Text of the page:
Even with so much attention centered around Indian Country’s reaction to the COVID-19 pandemic, Indigenous communities are not forgetting that May 5th is National Day of Awareness for Missing and Murdered Native Women and Girls. The annual observance shines light on the high rates of homicide and abductions in American Indian and Alaska Native women. Take this day to raise awareness for these victims and fight to end the epidemic.
Nearly half of all Indigenous women have experienced domestic violence. This alarming statistic reinforces the critical need for sustained support and services for those involved. It also poses the urgency to hold offenders accountable for their actions.
Activists and nonprofits have created a movement working to raise awareness towards missing and murdered Indigenous women and girls. Through organized marches, meetings and domestic violence training, the severity of this issue is shown.
Although social distancing and “shelter-in-place” orders may prevent in-person activities happening in your community this year, you and others are encouraged to creatively participate.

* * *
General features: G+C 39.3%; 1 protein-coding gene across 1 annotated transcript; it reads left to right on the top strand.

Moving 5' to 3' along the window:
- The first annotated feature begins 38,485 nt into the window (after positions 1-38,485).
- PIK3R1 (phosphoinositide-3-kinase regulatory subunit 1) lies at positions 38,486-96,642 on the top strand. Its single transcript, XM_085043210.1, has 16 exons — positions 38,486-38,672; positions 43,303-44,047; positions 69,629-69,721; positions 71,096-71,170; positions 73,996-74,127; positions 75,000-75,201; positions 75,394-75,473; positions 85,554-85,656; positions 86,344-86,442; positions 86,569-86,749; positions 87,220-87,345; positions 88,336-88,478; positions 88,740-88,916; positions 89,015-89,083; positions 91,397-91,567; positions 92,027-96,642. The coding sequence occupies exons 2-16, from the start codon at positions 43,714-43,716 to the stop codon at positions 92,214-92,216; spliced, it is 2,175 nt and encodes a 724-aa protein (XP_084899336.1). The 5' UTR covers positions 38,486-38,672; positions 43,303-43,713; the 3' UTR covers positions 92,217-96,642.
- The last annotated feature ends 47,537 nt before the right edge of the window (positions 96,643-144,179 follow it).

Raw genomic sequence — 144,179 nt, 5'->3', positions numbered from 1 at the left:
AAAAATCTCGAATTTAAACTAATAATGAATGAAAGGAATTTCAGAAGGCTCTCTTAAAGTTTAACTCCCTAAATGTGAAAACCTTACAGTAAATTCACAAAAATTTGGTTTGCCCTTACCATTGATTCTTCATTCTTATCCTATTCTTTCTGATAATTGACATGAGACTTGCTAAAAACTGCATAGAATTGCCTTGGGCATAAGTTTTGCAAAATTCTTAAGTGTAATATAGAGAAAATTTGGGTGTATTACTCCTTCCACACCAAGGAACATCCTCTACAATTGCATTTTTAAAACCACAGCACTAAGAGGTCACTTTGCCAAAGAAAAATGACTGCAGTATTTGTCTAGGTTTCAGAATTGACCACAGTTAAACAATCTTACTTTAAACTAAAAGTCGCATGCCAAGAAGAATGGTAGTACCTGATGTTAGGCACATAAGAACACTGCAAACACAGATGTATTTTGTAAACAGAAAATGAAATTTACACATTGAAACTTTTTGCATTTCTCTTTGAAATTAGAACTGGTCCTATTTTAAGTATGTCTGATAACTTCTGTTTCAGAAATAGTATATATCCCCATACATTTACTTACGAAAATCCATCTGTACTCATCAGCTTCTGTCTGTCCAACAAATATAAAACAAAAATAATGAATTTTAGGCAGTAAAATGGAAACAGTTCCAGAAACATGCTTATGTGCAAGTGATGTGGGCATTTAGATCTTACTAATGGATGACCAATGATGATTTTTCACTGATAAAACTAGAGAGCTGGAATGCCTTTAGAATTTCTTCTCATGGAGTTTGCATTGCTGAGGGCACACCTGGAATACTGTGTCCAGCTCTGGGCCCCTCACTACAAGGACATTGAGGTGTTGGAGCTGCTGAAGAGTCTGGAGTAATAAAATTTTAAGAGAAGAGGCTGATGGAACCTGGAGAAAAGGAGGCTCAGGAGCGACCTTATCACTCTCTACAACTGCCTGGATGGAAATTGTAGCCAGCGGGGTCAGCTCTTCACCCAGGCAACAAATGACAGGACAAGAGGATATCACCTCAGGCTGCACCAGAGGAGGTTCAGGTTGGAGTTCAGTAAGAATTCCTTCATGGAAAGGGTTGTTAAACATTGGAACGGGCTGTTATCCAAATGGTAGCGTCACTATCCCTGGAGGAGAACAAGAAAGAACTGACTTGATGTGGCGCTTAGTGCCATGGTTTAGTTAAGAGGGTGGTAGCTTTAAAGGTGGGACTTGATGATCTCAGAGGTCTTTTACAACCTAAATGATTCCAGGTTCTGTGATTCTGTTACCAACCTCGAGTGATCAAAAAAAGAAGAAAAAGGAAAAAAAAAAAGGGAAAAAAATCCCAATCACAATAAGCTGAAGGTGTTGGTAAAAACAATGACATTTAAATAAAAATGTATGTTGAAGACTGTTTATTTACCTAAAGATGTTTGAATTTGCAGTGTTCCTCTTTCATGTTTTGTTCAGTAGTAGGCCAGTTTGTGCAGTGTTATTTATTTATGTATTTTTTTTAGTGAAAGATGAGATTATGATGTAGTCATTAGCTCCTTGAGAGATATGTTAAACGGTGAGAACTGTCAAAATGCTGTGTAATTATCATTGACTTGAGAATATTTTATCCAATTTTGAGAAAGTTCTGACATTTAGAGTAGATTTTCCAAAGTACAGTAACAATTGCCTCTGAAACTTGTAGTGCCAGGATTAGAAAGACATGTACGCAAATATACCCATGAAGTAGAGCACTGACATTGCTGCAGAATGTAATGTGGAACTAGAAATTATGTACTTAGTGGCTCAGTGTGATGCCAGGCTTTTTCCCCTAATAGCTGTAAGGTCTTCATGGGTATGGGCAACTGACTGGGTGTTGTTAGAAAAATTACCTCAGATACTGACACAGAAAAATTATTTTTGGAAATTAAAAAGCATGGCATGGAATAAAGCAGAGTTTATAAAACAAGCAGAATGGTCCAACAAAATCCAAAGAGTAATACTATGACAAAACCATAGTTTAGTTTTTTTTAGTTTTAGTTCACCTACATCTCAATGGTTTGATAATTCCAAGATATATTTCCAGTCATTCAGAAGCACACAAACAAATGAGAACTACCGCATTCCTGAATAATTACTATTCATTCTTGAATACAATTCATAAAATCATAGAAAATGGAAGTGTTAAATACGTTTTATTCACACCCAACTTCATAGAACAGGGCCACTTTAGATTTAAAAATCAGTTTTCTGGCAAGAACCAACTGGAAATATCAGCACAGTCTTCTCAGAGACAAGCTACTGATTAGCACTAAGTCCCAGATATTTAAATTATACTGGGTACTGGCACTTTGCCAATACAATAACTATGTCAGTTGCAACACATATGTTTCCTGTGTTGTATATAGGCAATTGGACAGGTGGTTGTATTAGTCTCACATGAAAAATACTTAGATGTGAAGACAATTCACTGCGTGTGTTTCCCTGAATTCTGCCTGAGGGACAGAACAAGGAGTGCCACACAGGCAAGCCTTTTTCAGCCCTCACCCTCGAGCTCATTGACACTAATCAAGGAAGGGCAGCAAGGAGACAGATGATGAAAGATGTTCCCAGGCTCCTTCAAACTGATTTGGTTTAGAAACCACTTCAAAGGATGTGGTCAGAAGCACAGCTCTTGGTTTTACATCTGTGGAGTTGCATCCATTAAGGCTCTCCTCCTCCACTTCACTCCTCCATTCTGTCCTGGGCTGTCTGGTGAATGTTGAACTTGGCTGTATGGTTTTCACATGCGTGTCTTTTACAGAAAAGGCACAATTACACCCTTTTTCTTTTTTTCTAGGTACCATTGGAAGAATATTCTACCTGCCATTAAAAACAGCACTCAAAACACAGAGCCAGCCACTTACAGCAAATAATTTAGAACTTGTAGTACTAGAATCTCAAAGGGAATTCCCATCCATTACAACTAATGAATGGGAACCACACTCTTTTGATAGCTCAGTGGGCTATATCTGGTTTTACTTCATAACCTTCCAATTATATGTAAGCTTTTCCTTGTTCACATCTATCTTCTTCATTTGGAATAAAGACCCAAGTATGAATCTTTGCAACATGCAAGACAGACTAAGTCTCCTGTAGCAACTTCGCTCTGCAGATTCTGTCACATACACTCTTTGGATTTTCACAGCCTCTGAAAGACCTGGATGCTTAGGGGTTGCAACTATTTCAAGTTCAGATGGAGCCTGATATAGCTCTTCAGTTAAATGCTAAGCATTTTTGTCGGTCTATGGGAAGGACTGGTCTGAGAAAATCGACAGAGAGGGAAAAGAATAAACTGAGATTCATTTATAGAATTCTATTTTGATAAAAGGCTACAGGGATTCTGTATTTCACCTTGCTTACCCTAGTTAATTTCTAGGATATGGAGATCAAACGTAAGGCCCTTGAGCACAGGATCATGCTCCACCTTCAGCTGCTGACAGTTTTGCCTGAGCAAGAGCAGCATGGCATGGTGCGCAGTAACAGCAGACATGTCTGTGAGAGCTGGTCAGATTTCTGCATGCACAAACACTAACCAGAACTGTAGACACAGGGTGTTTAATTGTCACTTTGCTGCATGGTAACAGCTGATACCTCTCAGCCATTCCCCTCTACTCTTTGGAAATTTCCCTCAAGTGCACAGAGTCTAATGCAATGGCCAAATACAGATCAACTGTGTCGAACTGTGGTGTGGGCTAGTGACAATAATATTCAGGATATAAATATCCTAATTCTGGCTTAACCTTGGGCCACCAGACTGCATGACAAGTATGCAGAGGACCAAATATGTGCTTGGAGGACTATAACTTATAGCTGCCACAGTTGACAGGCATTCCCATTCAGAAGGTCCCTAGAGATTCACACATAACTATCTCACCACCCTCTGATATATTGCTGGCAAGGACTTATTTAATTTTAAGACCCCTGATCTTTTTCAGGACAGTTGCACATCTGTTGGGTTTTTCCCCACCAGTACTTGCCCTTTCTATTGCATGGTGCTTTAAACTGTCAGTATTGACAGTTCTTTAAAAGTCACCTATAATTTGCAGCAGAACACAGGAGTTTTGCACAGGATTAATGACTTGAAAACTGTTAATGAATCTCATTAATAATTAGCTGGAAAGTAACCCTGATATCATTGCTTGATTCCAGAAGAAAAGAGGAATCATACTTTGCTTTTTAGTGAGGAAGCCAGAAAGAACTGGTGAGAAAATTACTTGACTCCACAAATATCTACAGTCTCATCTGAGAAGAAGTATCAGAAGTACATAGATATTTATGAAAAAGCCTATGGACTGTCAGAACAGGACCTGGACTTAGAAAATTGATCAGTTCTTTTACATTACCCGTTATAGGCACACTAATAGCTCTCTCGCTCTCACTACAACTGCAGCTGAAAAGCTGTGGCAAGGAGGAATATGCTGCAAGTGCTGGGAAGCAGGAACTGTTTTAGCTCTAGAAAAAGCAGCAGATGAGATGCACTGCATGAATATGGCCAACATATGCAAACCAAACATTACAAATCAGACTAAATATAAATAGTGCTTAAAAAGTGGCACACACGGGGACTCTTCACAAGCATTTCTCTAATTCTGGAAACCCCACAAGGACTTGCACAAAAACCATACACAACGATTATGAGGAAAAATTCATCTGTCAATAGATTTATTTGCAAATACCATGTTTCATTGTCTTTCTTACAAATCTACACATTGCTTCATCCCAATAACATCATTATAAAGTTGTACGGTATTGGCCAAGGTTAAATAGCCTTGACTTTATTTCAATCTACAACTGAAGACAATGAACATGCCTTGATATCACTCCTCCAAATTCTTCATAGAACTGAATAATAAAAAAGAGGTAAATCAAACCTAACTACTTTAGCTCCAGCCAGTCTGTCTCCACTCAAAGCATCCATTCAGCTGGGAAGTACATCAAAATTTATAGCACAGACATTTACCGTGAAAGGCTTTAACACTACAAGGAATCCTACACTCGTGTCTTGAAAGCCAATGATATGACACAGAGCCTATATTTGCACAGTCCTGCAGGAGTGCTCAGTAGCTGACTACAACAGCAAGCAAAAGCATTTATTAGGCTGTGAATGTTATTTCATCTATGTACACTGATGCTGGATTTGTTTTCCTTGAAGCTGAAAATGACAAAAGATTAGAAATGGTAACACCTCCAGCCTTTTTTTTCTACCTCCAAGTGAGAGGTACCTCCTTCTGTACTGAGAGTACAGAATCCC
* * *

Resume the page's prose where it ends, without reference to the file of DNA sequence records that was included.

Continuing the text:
Here are ways you can support the National Day of Awareness for Missing and Murdered Native Women and Girls:
- Wear red on May 5th and post a photo onto social media with the hashtag #NationalDayofAwareness, #MMNWG or #MMIW
- Safely attend an event, prayer circle or candlelight vigil hosted in your community, if any are taking place
- Post a list of women missing from your community
- Create a memorial for those lost or no longer with us
- Register to participate in the National Indigenous Women’s Resource Center webinar
Lastly, be proactive in spreading the word about the gravity of missing and murdered Indigenous women and girls. This pressing issue will only improve as awareness spreads, communities come together and action is taken.
Stay updated this week as we provide further resources on combating this epidemic.